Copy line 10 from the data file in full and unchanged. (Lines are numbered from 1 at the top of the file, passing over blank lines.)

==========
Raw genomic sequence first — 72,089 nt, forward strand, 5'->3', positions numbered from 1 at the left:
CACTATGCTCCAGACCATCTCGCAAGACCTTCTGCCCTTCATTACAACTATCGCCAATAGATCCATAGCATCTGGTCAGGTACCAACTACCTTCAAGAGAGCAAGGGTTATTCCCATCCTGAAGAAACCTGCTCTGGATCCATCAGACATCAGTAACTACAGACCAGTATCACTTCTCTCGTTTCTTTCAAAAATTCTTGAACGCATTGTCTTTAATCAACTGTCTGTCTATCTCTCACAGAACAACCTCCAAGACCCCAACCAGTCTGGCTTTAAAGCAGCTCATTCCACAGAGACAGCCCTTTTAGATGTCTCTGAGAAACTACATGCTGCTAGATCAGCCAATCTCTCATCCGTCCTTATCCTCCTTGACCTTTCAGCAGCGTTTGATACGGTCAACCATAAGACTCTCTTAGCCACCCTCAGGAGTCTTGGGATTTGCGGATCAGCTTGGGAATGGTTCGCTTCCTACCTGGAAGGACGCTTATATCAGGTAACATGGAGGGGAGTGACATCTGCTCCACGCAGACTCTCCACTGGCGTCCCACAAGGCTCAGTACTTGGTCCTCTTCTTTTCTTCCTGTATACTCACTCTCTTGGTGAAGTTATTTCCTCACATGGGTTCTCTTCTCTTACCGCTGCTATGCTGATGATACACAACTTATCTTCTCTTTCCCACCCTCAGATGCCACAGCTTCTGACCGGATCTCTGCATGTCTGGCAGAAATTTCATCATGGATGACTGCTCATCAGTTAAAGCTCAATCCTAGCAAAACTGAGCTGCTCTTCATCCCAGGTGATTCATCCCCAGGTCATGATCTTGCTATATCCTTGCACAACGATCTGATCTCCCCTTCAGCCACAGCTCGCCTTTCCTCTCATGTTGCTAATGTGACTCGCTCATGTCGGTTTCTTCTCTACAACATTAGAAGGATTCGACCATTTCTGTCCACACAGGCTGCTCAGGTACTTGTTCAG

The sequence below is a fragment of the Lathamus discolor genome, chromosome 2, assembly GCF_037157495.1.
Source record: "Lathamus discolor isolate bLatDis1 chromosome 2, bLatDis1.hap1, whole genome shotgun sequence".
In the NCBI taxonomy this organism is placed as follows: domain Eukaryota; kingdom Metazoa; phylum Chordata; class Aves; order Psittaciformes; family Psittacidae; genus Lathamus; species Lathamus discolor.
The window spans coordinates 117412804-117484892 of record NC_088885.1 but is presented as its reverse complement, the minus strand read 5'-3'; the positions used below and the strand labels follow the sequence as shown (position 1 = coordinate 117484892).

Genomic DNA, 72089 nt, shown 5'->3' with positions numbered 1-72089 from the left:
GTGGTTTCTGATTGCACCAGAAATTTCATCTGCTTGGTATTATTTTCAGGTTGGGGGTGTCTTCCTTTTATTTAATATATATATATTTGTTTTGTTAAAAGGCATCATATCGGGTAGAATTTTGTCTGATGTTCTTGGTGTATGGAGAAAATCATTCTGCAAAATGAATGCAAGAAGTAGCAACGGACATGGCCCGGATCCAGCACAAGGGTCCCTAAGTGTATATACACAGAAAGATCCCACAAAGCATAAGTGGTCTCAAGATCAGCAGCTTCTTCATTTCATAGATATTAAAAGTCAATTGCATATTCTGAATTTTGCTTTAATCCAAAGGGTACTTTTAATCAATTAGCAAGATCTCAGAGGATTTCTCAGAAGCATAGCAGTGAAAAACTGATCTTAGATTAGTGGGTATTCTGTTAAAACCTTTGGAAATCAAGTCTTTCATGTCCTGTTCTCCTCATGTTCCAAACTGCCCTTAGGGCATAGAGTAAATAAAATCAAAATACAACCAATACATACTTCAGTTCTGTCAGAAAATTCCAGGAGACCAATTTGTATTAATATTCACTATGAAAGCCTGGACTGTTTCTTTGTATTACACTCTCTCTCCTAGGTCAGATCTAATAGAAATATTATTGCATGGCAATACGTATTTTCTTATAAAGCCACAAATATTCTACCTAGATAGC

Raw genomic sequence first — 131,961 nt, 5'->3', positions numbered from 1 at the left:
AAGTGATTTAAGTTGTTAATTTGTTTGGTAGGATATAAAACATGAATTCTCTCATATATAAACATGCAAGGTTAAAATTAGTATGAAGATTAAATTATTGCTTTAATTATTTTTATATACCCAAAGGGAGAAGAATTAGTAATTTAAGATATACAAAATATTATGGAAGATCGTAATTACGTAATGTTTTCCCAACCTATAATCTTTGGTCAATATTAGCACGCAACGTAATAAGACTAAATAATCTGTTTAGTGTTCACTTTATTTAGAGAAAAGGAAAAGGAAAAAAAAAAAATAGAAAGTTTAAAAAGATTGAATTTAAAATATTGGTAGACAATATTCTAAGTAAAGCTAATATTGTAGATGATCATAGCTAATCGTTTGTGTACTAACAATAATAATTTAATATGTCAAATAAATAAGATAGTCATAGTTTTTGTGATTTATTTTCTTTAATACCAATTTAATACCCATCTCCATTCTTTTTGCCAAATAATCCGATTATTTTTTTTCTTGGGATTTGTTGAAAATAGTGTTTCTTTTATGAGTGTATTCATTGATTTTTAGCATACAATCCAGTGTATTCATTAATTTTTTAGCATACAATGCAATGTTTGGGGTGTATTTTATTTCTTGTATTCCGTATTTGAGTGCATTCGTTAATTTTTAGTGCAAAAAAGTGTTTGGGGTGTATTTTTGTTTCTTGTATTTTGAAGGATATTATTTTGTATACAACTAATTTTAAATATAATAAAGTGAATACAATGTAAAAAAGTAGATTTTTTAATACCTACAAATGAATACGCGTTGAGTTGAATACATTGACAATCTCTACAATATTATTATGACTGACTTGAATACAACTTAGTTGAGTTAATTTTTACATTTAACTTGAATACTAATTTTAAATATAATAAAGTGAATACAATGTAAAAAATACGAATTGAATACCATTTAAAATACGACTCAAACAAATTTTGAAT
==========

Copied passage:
AAGTGATTTAAGTTGTTAATTTGTTTGGTAGGATATAAAACATGAATTCTCTCATATATAAACATGCAAGGTTAAAATTAGTATGAAGATTAAATTATTGCTTTAATTATTTTTATATACCCAAAGGGAGAAGAATTAGTAATTTAAGATATACAAAATATTATGGAAGATCGTAATTACGTAATGTTTTCCCAACCTATAATCTTTGGTCAATATTAGCACGCAACGTAATAAGACTAAATAATCTGTTTAGTGTTCACTTTATTTAGAGAAAAGGAAAAGGAAAAAAAAAAAATAGAAAGTTTAAAAAGATTGAATTTAAAATATTGGTAGACAATATTCTAAGTAAAGCTAATATTGTAGATGATCATAGCTAATCGTTTGTGTACTAACAATAATAATTTAATATGTCAAATAAATAAGATAGTCATAGTTTTTGTGATTTATTTTCTTTAATACCAATTTAATACCCATCTCCATTCTTTTTGCCAAATAATCCGATTATTTTTTTTCTTGGGATTTGTTGAAAATAGTGTTTCTTTTATGAGTGTATTCATTGATTTTTAGCATACAATCCAGTGTATTCATTAATTTTTTAGCATACAATGCAATGTTTGGGGTGTATTTTATTTCTTGTATTCCGTATTTGAGTGCATTCGTTAATTTTTAGTGCAAAAAAGTGTTTGGGGTGTATTTTTGTTTCTTGTATTTTGAAGGATATTATTTTGTATACAACTAATTTTAAATATAATAAAGTGAATACAATGTAAAAAAGTAGATTTTTTAATACCTACAAATGAATACGCGTTGAGTTGAATACATTGACAATCTCTACAATATTATTATGACTGACTTGAATACAACTTAGTTGAGTTAATTTTTACATTTAACTTGAATACTAATTTTAAATATAATAAAGTGAATACAATGTAAAAAATACGAATTGAATACCATTTAAAATACGACTCAAACAAATTTTGAAT